Government

  • Maryland creates fund to support cybersecurity startups

    The Maryland Technology Development Corporation, (TEDCO) an independent public organization founded by the Maryland General Assemblyand funded by the state, has created a $1 million fund to invest in startups developing new cybersecurity technologies.

  • Credibility of informer at the center of California terrorism trial

    The trial of Sohiel Omar Kabir, 36, and Ralph Kenneth Deleon, 25, both accused of planning to travel to Afghanistan to join al-Qaeda, continued this week as prosecutors hope to convict the men on five counts of conspiracy. Kabir is accused of persuading Deleon, Miguel Alejandro Santana, and Arifeen David Gojali to go to Afghanistan to join al Qaeda. Much of the evidence against the defendants comes from an informant named Mohammad Hammad, who was used by the government as an informant in other cases. Civil rights advocates question Hammad’s credibility, saying he is more of an agent-provocateur than an informant.

  • State, Political Community and Foreign Relations in Modern and Contemporary Syria
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  • Israel, again, tries to kill Muhammad Deif, Hamas military leader

    Israel last night [Middle East time] tried, for the fifth time in fifteen years, to kill Mohammed Deif, the head of Izz ad-Din al-Qassam Brigades, Hamas’s military wing. It is not yet clear whether he was killed in the attack, but the dead bodies of his wife and his small child were pulled. It appears that Israel became aware that Deif, believing that there would be a few days of calm while Israeli and Palestinian delegations were in Cairo to work out the details of a truce, was planning to emerge from his bunker to meet with the commander of Hamas’s rocket force at the home of that commander. Deif’s wife and child were to meet him there as well. Israeli missiles struck to house when it appeared that Deif had arrived, destroying the building. Three bodies were pulled from the rubble — a woman, a small child, and a man in his late 40s or early 50s (Deif was born in 1965).

  • New Jersey launches distributed energy initiative

    More than two million households lost power in New Jersey during Superstorm Sandy in 2012, and water and wastewater treatment plants lacked electricity, forcing millions of gallons of raw sewage to be released into the state’s waterways. State officials concluded that relying exclusively on centralized grids for electrical power distribution would continue to be a risk during disasters such as hurricanes. The state recently announced the launch of the nation’s first Energy Resilience Bank(ERB), which will support the development of distributed energy resources at critical facilities throughout New Jersey.

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  • Coast Guard, National Guard units in N.J. still dealing with Sandy’s damage

    The USCGC Sailfish, an 87-foot patrol boat, is temporarily based out of Bayonne, New York, unable to return to its berth at Sandy Hook, where the storm caused $50 million in damage to Coast Guard facilities. National Guard facilities around New Jersey sustained more than $35 million in storm damage, and further along the Jersey shore, the National Guard is dealing with over $40 million in damage to Army and Air Force facilities.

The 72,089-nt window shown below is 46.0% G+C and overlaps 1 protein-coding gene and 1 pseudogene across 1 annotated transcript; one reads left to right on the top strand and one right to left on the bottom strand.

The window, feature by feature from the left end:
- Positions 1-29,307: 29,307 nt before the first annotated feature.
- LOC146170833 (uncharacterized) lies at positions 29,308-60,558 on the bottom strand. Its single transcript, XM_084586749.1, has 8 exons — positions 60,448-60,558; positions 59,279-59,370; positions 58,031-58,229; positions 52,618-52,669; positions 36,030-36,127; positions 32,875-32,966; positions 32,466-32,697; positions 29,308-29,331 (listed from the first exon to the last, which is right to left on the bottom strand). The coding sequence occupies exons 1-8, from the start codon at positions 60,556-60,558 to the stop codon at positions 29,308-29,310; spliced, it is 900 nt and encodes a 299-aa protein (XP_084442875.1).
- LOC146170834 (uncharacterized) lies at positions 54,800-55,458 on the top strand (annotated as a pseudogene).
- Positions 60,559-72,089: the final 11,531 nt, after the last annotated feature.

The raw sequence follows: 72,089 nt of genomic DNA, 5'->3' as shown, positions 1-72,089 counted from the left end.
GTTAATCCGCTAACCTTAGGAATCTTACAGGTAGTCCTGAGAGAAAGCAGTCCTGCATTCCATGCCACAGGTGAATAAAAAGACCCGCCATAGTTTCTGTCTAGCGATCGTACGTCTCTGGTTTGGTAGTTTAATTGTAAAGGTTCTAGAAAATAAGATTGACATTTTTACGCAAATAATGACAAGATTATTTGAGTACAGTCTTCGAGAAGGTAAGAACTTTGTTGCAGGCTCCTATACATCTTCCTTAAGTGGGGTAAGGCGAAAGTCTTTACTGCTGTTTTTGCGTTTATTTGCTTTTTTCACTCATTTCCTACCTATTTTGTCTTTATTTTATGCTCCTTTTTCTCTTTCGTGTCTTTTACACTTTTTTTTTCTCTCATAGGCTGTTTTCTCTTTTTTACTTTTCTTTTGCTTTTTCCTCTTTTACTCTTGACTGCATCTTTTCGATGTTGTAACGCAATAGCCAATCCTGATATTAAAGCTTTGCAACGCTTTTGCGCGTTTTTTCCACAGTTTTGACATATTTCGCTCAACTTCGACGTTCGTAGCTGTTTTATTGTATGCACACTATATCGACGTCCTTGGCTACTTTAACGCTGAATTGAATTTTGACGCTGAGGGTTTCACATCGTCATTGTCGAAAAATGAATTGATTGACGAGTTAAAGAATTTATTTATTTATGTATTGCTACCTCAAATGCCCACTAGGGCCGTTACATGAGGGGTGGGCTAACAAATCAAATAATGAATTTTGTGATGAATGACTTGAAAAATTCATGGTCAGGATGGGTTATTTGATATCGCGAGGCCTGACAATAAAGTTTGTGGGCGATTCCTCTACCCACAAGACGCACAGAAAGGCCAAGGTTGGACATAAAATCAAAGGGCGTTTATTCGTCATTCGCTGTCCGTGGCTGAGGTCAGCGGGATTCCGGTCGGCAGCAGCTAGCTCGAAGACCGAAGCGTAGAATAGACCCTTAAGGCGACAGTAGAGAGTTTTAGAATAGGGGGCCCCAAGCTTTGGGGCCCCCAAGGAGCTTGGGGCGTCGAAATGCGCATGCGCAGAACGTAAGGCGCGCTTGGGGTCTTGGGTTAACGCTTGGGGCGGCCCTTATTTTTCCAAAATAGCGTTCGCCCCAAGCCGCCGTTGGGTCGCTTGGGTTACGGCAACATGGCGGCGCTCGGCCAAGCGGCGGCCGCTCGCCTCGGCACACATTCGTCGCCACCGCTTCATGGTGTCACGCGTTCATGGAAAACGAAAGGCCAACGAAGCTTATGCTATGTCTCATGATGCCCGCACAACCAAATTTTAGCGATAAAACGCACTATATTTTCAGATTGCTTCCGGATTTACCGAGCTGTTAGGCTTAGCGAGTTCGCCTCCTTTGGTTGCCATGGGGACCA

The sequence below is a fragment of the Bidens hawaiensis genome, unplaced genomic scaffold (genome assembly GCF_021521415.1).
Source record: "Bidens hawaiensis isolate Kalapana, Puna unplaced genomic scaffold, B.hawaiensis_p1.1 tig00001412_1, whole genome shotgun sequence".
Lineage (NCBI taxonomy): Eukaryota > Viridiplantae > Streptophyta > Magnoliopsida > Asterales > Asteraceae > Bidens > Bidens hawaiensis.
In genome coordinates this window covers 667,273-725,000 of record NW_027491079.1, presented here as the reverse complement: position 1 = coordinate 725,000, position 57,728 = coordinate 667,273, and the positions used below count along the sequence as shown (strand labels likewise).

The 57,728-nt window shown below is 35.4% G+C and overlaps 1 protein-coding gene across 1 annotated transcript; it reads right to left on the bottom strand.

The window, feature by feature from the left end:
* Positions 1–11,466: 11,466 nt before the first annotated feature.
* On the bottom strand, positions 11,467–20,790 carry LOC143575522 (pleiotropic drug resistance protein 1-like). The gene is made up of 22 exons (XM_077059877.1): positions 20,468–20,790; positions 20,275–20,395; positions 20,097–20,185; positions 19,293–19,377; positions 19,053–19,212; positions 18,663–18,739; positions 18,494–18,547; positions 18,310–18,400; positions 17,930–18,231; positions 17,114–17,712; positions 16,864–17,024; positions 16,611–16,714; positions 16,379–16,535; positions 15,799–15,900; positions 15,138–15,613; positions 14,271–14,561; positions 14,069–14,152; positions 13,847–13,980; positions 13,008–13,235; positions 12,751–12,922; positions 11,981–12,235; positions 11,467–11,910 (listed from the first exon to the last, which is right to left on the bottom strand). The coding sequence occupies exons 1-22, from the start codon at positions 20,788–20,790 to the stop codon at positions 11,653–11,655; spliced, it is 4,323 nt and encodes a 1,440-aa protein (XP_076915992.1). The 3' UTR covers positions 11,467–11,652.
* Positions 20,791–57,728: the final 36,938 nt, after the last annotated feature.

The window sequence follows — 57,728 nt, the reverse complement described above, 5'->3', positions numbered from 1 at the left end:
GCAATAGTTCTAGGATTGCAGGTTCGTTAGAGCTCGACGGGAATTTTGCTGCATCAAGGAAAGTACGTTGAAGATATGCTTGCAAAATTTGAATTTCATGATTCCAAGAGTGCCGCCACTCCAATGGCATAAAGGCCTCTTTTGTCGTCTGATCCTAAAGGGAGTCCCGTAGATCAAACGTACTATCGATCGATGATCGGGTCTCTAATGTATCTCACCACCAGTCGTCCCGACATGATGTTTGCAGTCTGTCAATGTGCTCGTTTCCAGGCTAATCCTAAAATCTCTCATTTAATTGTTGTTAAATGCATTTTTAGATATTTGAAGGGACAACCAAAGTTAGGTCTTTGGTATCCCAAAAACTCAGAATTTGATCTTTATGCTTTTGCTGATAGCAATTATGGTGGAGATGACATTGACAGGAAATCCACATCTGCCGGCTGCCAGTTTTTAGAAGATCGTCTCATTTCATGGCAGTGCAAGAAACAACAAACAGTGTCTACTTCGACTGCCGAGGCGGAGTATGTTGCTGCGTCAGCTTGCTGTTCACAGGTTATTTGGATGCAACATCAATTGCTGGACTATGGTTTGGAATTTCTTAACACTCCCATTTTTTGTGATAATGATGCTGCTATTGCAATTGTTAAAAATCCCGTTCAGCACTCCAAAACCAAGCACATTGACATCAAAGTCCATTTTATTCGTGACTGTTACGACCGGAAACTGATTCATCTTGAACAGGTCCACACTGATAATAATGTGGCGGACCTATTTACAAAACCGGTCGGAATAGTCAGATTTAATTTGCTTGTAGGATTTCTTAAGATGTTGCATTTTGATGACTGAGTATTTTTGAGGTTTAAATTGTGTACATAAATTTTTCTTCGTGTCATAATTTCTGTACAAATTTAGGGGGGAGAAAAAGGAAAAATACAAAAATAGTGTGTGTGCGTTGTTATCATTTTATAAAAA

• What goes on in the mind of a militant extremist?

    So far, the ongoing discussions about radicalization of extremists both at home and abroad have tended to emphasize its sociological aspects. These discussions have focused on concepts such as the religion and social environments of individuals. Psychological accounts of extremist activity are infrequent, and it is often forgotten that only a few of those who hold strong ideological, political, and religious views get involved in violent acts. Personal dispositions, feelings and beliefs may play a decisive role in explaining why people become radicalized. Psychological research into radicalization may thus complement political science and religious studies in countering terrorism in Western society. Monitoring the strength of militant extremist mindset endorsements in different communities could be helpful. It may be useful to establish regular polling practices that would gauge the extent of radicalization over time and in reaction to terrorist-related political acts at home and globally.

  • CIA used Anwar al-Awlaki’s desire for a third wife to track and kill him

    Anwar al-Awlaki, a New Mexico-born jihadist preacher and one of the leaders of Al Qaeda in the Arabian Peninsula (AQIP), grew impatient with his two wives, and wanted to a marry a third one. A Danish Islamist who was close to Awlaki – but who was, in fact, a CIA agent – agreed to help Awlaki find a third wife, and found a Croatian woman who converted to Islam, and who was attracted to Awlaki from pictures she saw. The woman, and the expensive gifts the Danish agent bought the couple, helped the CIA track the elusive terrorist, and he was killed on 30 September 2011 with Hellfire missiles launched at his convoy from two CIA Predator drones operating in Yemen.